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Warsaw/Krakow Must See's

My wife and I will be visiting the "motherland" for our 1st time July 19-25. Staying 2 nights in Warsaw and 3+ nights in Krakow. Must see's include Warsaw uprising,Old town Warsaw,Wawel Castle, Auschwitz, Schindler's Factory, maybe a day trip to Zakopane and definitely some great places to drink and eat at. Does anyone have any other recommendations for other museums,parks and Polish restaurants/bars?


Posted by
53 posts

In Krakow, I would recommend the Jewish Quarter - great food and powerful sights. You can also drive to the Salt Mine, just a little bit outside of town. If you are planning on getting a private driver, I highly recommend Andrew from Rick Steves book. Fun, professional, entertaining, insightful - one of the highlights of our trip. Have fun in Poland!

Posted by
388 posts

If you don't already have one, you might start with a good guidebook. Rick's Snapshots Poland guidebook will have all the recommendations we can make on restaurants and sites in these areas.

One of my favorite restaurants in Krakow called Restauracja Farina. Its really more for a nice dinner out but the food was great. I also really liked their "Milk Bars" which served traditional Polish fare. In Krakow, two worth mentioning were Polski Smaki and U Babci Maliny.

I hope this helps some.

Posted by
6788 posts

Justin. Google up the In Your Pocket Guide - Warsaw and -Krakow, and you'll find a ton of info on sights and restaurants, with interactive maps and reviews. Great reference, and you can download the guides for free. Depending on where you are staying in Warsaw, the walk up the Royal Way (the street name changes every so often, but Nowy Swiat is part of it) is a wonderful walk, and ends in Old town. We liked the New Town area just north of the Old Town as well. The Lazienki Park with the Palace on the Water and the Chopin Memorial is very nice. In the area west of Old Town, within walking distance, are some memorials and traces of the Ghetto Uprising, and the Holocaust museum, WWII memorials everywhere. I think it would save time and be worth a guide for some of this.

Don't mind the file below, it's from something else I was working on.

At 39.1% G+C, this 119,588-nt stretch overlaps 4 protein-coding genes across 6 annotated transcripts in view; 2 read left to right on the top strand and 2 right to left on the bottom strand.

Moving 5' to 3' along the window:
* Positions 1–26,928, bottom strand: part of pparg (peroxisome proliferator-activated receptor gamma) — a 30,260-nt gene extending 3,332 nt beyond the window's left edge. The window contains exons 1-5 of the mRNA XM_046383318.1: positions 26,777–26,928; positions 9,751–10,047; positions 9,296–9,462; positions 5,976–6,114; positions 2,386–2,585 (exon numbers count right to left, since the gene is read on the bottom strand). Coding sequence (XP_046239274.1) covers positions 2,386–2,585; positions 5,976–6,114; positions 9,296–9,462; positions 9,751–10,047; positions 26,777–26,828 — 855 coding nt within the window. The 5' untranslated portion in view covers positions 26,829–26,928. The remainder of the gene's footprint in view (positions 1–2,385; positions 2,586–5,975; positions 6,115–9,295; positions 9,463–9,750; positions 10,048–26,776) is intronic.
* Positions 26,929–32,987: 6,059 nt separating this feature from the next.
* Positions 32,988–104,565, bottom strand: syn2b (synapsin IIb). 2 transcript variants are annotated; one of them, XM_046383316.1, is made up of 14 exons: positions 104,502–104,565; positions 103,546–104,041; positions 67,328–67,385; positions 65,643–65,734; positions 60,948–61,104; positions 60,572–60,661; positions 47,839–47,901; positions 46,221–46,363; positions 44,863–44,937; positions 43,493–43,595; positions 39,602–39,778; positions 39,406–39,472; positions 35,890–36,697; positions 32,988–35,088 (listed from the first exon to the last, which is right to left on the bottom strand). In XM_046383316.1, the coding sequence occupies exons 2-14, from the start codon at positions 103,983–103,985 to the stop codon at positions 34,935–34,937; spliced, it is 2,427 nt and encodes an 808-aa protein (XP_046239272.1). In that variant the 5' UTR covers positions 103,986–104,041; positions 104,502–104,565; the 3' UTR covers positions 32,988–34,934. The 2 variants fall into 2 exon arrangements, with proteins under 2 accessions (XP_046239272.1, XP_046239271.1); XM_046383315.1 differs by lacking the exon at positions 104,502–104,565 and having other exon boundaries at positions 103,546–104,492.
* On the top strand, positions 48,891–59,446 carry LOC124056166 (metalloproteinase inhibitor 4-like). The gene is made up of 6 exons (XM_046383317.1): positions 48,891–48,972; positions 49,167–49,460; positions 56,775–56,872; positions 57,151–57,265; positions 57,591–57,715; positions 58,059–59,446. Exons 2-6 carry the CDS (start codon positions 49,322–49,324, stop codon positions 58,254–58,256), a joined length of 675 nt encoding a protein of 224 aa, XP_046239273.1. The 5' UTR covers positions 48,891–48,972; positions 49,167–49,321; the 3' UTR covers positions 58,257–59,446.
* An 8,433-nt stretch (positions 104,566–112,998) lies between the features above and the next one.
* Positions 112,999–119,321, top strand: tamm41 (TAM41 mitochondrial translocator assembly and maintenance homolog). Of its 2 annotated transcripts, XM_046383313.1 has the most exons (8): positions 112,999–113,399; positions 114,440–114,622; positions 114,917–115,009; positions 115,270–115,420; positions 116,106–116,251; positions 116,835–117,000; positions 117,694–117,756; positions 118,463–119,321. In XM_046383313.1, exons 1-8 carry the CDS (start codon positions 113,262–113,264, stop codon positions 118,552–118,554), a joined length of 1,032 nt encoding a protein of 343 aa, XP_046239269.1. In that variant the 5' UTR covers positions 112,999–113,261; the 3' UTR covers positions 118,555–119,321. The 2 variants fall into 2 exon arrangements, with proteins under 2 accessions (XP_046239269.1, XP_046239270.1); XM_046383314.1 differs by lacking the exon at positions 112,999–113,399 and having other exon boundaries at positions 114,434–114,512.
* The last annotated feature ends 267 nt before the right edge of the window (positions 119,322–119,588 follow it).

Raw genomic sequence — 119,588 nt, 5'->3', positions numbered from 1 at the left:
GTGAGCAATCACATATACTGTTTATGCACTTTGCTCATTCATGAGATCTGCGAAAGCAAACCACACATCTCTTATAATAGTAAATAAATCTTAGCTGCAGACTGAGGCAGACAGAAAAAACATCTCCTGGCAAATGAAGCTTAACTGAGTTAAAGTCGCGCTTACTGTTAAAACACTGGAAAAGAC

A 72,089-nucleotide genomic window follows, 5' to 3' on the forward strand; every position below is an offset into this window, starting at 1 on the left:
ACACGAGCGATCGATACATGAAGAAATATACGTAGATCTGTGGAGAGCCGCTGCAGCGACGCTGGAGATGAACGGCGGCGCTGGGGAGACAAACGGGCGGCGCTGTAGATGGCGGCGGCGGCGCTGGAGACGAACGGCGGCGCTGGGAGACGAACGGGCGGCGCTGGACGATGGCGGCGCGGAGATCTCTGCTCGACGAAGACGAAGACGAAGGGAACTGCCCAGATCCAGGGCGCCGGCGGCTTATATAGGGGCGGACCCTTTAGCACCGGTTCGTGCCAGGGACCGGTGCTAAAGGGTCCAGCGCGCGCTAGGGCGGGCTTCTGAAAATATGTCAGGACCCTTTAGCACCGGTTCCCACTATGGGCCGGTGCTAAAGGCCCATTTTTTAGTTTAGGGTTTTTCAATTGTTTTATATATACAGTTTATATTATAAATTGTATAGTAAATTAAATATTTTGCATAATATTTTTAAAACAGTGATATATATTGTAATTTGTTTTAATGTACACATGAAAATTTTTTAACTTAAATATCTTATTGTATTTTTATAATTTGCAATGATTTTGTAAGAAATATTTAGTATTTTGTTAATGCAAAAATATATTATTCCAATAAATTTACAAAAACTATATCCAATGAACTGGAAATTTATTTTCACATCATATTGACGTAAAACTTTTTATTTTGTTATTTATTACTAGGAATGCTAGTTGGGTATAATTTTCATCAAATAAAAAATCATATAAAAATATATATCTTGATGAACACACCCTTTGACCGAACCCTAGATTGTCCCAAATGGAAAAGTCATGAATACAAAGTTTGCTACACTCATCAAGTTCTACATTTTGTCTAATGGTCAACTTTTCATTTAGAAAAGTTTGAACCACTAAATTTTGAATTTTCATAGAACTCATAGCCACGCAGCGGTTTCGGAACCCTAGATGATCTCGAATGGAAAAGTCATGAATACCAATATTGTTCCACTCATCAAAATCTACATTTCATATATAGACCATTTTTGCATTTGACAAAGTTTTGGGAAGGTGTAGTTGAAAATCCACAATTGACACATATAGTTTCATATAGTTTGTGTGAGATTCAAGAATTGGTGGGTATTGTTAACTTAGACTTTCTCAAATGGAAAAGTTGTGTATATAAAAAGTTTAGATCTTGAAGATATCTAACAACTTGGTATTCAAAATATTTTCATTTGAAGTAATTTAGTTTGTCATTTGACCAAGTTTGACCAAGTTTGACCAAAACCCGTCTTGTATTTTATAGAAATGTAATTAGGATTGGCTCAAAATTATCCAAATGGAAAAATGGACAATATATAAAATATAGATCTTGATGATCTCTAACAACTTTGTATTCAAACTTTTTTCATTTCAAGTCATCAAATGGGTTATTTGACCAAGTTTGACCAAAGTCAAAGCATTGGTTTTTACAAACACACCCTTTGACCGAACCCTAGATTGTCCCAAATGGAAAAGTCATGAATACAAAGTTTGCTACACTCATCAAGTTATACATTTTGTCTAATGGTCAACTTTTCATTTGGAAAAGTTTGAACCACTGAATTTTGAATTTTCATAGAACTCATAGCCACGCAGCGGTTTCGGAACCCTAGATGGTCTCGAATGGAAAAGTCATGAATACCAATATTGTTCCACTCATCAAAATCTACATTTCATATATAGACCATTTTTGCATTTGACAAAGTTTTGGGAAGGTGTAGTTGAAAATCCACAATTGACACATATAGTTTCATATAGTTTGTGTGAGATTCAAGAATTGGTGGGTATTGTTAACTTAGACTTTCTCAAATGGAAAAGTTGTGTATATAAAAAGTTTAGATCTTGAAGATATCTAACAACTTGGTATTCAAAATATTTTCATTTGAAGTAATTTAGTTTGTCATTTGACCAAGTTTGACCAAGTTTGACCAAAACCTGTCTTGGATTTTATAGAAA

In the market square area of Krakow (Stary Rynek) there are about a zillion busy restaurants. The Wawel Castle has tombs of many of the Polish Kings, so worth a visit. The old Jewish quarter, Kazimierz, which is not that far from the market area, has some nice restaurants - look for a short street named Szeroka that has several, some with Jewish with music in the evening. Not sure there is much to see at the Schindler factory, but there is nearby memorial to the Holocaust worth a stop.

Posted by
11292 posts

I'll just add to the chorus recommending Rick's Snapshot Krakow, Warsaw & Gdansk book. It has all the details you need for a short visit like yours. And while his restaurant recommendations were fine, the two that really stood out for me in Krakow were Polskie Smaki (Polish food, at lower prices for equal or better quality compared with most of the other places serving Polish cuisine I went to) and Aqua e Vino (delicious high end Italian food at prices high for Krakow, but not compared to what you'd pay for food of this quality in Italy or the US).

Posted by
6788 posts